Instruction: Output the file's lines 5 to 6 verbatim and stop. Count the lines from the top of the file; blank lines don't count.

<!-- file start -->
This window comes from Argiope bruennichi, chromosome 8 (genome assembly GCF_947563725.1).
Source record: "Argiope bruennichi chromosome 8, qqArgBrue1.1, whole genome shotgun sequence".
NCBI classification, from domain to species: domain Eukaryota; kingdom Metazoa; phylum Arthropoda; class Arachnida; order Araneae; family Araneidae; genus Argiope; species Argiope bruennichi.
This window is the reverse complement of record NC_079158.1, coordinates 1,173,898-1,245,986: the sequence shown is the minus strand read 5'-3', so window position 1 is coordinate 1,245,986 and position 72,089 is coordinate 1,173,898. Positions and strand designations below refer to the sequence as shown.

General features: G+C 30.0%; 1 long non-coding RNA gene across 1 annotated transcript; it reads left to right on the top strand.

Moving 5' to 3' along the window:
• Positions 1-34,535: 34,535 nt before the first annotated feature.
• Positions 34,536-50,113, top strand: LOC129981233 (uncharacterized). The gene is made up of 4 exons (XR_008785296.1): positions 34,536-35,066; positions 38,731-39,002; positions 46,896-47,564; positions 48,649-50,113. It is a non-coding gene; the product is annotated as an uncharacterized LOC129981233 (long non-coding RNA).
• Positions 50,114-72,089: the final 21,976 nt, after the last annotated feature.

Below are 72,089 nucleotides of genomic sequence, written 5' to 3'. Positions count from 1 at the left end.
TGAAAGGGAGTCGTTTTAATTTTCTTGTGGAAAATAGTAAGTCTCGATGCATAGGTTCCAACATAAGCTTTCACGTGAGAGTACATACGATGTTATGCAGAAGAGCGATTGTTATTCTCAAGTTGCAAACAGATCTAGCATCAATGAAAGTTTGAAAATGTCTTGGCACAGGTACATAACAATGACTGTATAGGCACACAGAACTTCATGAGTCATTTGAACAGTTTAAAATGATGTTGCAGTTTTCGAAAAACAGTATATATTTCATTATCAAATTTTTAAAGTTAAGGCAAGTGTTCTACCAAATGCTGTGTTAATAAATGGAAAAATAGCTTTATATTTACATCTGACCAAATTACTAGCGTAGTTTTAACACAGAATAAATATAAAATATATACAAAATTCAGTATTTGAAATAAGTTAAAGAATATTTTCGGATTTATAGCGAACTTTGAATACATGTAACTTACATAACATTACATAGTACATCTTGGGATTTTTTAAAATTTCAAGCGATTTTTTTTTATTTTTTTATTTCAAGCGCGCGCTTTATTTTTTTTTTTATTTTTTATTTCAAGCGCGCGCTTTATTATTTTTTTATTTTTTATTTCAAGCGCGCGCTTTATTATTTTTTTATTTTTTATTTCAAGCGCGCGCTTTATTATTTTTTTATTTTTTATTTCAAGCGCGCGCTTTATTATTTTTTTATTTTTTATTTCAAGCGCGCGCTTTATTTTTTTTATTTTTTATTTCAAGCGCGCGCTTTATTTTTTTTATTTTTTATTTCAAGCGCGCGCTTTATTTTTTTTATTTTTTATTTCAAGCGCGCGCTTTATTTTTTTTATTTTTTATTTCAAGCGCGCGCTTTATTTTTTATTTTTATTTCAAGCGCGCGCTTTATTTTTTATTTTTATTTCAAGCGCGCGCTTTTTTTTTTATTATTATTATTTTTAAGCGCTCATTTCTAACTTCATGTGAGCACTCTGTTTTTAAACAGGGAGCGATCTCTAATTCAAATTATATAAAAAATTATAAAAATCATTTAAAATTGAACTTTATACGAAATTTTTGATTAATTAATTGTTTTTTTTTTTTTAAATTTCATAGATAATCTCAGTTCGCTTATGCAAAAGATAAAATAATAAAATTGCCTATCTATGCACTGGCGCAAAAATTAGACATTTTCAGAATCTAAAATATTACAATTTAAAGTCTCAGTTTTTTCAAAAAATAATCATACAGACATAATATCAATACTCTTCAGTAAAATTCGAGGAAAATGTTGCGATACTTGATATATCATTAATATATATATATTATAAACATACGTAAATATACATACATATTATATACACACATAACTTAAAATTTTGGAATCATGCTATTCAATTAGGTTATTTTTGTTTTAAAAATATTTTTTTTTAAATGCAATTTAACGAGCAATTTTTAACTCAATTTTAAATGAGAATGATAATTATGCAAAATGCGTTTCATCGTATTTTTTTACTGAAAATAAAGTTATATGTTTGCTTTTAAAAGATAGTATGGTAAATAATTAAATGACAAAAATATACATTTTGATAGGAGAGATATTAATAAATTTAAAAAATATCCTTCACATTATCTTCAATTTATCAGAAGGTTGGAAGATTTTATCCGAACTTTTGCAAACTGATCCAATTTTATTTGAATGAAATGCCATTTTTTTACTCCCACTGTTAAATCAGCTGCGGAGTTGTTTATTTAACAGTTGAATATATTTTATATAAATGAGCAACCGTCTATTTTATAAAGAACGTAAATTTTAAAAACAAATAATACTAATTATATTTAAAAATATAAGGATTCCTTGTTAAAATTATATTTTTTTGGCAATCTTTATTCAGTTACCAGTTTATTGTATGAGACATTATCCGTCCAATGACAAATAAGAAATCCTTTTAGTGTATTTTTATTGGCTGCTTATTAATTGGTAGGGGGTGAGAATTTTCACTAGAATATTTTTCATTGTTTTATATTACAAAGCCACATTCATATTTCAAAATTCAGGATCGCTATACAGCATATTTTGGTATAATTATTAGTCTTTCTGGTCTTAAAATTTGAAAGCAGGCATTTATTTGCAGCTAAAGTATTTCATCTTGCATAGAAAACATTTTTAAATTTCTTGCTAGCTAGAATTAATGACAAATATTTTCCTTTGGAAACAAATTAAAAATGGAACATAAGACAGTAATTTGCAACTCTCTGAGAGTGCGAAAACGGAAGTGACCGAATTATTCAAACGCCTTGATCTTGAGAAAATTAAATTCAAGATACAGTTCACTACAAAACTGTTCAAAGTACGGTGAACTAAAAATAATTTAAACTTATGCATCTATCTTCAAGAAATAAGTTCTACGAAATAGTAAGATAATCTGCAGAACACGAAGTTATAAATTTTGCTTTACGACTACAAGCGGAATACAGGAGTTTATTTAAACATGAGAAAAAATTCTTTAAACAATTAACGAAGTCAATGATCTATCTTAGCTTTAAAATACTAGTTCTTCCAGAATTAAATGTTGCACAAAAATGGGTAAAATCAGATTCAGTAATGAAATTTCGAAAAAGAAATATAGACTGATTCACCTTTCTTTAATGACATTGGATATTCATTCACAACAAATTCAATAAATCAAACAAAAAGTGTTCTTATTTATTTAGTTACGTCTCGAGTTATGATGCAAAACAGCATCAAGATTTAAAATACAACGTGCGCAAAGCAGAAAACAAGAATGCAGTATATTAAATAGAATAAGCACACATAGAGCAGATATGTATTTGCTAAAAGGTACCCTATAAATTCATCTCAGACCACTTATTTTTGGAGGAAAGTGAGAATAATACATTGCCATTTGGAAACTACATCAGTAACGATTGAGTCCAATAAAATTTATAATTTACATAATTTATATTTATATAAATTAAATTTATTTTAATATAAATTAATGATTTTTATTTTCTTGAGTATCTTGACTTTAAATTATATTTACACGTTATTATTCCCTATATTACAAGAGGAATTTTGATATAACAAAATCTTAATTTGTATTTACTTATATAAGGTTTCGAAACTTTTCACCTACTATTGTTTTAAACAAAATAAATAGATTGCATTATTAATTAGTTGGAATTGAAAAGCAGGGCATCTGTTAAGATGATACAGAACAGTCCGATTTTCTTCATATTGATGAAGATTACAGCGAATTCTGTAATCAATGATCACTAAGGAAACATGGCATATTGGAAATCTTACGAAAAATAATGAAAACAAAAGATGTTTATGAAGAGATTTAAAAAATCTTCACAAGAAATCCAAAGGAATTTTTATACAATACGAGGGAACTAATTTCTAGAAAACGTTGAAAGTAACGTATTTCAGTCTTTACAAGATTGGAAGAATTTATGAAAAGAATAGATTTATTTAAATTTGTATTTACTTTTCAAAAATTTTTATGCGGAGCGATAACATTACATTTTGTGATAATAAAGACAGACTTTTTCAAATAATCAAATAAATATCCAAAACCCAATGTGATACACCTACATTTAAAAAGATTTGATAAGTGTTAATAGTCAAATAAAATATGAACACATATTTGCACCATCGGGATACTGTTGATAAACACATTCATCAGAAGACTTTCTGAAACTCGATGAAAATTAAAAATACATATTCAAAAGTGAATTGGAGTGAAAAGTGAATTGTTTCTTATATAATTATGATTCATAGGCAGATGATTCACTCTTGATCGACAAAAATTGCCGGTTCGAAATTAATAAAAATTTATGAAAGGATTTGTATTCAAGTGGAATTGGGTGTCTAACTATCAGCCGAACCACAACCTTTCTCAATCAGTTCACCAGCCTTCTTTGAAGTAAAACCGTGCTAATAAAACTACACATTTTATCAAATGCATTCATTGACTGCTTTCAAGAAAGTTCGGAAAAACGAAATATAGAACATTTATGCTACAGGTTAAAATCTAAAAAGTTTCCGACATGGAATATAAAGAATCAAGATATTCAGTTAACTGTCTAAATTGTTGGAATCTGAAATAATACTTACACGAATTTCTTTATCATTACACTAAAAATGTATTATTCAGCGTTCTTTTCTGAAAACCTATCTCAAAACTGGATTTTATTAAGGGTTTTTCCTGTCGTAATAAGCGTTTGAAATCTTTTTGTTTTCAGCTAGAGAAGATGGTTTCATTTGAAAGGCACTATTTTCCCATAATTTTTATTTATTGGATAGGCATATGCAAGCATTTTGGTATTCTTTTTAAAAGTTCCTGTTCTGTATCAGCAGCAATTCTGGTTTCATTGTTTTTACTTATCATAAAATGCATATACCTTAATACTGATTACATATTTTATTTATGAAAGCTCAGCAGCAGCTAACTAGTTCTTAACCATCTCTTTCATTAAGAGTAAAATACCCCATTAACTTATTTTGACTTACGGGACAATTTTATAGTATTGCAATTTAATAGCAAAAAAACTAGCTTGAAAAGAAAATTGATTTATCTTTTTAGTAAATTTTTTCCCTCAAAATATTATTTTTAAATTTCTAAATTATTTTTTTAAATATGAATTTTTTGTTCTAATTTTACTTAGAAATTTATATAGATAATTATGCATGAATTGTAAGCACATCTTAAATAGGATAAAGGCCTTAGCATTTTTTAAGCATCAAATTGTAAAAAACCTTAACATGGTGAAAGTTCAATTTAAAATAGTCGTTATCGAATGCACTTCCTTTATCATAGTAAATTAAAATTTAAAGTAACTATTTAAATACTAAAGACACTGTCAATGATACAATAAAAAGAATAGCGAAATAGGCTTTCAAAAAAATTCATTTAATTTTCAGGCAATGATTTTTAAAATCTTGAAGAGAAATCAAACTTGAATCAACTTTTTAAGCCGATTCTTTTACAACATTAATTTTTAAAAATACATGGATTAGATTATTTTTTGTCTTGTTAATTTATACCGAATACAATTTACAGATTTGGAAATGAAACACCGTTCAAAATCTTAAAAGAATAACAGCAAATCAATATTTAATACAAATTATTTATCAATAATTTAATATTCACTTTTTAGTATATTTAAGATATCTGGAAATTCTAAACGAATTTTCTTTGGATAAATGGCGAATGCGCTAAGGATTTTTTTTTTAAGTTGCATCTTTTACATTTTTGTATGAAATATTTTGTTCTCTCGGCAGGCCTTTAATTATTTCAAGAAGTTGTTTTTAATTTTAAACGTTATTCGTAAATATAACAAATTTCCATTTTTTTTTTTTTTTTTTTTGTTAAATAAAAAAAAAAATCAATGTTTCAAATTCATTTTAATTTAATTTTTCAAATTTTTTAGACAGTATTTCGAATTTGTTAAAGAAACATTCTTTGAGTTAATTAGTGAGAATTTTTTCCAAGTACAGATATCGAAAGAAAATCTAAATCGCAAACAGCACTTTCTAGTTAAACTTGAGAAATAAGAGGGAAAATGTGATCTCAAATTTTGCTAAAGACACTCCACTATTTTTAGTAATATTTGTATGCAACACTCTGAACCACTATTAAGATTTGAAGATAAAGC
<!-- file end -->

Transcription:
General features: G+C 30.0%; 1 long non-coding RNA gene across 1 annotated transcript; it reads left to right on the top strand.

Moving 5' to 3' along the window: